As I’ve said before not everything in brewing and business has to be all ‘Look how good this is’ or ‘have you seen this new thing’, on occasion something will slip or not turn out as expected, I’ve not got a problem showing the rough with the smooth because when setting out in business I had one very clear goal… and that was to be Human.
I’m really not a fan of companies being all buttoned down and corporate, things like Trade Associations make my skin crawl (SIBA), so we try our best to be professional even if an occasional stern word or opinion slips out from time to time, its only Human.
A picture can say a thousand words….
We were immensely pleased with our new canned beers, but on Thursday evening we spotted something on social media with someone drinking one of our freshly delivered cans of ‘Cloudy with a chance of hops’ they stated it was oxidised so the following morning we randomly opened some cans from different boxes and poured a lot of beer. Then as a control we hooked up a keykeg of the same beer from the same tank that was used to Can from, The Glass on the left is the our keg sample and the one on the right is the Can sample you can’t say its not obvious can you!!
We knew our beer was right, we have brewed this recipe many times before for Cask and Keg and it has always beer right.
Our approach to our first Canning day was to have an extra level of Best Practice we wanted our beers to reach the Canning Machine is the best state possible, all the obvious cleaning was done and a cleaned Tank was Purged with Co2 (repeatedly filling and blowing off Carbon Dioxide pressure from tank) this is to reduce or remove the presence of Oxygen so that it cannot affect the beer we would put in it for canning. Co2 pressure was also used to supply the beer to the Canning Machine.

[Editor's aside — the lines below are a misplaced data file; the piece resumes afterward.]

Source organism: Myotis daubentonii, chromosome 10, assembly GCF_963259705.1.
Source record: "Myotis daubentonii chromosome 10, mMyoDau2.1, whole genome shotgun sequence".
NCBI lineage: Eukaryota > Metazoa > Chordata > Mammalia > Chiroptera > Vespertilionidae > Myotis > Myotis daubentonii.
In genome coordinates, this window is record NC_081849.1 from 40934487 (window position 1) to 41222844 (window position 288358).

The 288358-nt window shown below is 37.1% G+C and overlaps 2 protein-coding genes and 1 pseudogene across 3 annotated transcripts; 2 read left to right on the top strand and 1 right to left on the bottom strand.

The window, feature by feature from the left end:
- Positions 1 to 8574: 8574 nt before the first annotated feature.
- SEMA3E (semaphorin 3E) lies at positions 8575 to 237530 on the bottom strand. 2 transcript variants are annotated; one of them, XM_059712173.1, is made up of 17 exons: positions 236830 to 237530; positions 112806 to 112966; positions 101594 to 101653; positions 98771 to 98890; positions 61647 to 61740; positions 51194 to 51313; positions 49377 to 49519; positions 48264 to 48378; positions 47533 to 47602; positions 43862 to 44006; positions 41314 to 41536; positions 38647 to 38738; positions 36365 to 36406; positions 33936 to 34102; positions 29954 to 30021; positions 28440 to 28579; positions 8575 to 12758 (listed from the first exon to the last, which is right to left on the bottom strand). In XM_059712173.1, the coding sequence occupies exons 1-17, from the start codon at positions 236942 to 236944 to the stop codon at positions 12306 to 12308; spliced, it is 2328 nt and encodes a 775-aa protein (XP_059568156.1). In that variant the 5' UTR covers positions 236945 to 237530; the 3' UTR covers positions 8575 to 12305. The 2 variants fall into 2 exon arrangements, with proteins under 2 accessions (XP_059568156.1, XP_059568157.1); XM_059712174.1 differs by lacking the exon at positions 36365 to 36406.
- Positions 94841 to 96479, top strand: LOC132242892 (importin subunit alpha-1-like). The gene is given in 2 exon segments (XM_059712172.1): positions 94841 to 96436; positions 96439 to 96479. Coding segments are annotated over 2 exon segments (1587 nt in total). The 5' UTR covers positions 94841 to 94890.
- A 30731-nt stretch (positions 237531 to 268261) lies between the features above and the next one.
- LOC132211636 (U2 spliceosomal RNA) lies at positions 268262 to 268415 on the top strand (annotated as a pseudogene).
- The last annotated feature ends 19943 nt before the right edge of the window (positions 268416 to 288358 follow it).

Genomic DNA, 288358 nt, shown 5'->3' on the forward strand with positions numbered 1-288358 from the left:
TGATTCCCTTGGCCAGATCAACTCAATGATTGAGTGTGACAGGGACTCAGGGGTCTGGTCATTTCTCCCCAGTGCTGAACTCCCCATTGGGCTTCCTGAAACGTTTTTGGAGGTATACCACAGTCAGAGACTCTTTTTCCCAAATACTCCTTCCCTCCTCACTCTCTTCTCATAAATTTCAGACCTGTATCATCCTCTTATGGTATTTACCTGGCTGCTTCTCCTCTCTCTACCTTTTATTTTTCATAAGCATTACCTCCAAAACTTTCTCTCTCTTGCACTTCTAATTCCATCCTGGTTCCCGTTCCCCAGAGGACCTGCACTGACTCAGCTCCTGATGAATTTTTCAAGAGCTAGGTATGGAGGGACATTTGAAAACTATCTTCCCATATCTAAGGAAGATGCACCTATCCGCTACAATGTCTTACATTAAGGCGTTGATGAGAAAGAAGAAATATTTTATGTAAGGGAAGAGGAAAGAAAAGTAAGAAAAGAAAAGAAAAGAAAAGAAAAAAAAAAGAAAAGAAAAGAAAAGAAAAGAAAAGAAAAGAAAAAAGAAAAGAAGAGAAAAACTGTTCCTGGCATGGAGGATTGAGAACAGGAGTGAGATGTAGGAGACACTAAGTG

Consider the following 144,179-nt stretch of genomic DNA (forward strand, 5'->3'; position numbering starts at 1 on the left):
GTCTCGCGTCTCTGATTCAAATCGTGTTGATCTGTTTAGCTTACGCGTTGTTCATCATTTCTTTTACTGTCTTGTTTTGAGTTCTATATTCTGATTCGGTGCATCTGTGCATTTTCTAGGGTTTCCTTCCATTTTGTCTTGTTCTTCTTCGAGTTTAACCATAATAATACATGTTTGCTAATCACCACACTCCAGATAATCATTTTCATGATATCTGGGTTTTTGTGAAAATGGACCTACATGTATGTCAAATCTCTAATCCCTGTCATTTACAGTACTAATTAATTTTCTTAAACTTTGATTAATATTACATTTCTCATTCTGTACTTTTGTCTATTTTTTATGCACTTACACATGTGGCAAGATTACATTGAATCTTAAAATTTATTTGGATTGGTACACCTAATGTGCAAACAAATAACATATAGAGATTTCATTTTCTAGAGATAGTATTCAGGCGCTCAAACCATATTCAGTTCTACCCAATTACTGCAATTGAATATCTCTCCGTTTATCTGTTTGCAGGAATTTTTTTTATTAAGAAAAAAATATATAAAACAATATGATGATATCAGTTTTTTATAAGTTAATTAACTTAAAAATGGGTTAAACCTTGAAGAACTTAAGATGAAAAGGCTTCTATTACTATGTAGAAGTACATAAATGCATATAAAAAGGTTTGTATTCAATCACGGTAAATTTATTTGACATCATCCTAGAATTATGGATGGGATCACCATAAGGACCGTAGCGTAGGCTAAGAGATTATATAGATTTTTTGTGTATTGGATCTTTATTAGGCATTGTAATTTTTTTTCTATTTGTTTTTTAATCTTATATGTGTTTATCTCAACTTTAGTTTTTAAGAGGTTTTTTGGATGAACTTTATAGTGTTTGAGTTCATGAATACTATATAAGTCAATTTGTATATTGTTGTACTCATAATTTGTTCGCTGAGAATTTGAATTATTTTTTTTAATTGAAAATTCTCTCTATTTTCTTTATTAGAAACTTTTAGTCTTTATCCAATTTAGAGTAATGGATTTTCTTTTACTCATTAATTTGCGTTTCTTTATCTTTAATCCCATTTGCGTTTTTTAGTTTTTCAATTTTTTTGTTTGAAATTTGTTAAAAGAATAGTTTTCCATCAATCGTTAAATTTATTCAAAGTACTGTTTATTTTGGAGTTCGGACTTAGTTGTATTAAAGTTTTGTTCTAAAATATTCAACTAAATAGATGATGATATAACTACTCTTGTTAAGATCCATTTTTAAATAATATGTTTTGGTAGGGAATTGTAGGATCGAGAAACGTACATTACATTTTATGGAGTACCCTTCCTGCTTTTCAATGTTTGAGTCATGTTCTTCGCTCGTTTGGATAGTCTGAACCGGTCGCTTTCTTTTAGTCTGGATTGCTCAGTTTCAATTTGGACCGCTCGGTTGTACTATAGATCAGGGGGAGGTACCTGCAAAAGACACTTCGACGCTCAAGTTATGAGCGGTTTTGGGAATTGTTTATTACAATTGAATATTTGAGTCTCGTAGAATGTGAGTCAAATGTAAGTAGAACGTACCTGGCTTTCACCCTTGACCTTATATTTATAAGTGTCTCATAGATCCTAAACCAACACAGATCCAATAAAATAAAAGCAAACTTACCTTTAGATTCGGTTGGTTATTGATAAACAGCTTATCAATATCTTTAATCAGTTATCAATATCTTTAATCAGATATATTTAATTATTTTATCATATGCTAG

We used the most recommended canning company we knew of, they were very professional on the day and after a days work we had Dassler (already pre-carbonated in tank), Zoikes and Cloudy (to be Can-Conditioned) in Can, we were happy.
The Dassler was ready about 24 hours later when the yeast had settled in can, the Zoikes and Cloudy were tasting great within a week in our warm-room, and we sent deliveries out this week to some great bottle shops. *Spotted the Social media thing as mentioned above* then spent a very stressful Friday writing emails and contacting the customers who had bought cans of Cloudy to get them to withdraw from sale to minimise any damage they would cause. There was variability in the cans we opened and tested so there probably will be some good ones in among the bad ones, even last Saturday the beer was being drunk in our brewery bar and getting good feedback so its all very frustrating.
We believe that Dassler & Zoikes are unaffected by the issue the issue that Cloudy has, the New England style is intrinsically susceptible to Oxidation. We were later told that we should have been advised to Carbonate that particular beer on site rather than Can-condition it as NEIPA’s are notorious for being hard to Can and especially bad when can-conditioned due to the extra airspace that is left inside the can.
The canning company are being very supportive which is greatly appreciated, things like this could easily damage both our business and that of the Canners.
I have some queries to ask the Canners about a couple of aspects of the canning process / procedure that could help avoid overall oxidation and occasional can oxidation.
We also have a couple of recipe and process tweaks in mind that should hopefully make our beer a little more resilient to the rigors of canning and mitigate any extraneous oxygen pickup.
Then it will be Fingers Firmly Crossed for the next time we have the Canning guys on site and Cloudy in tank.
For the very few people that may have got an Oxidised Can you are very welcome to bring your proof of purchase from wherever you bought it and you can have a pint on us at one of our Bar days.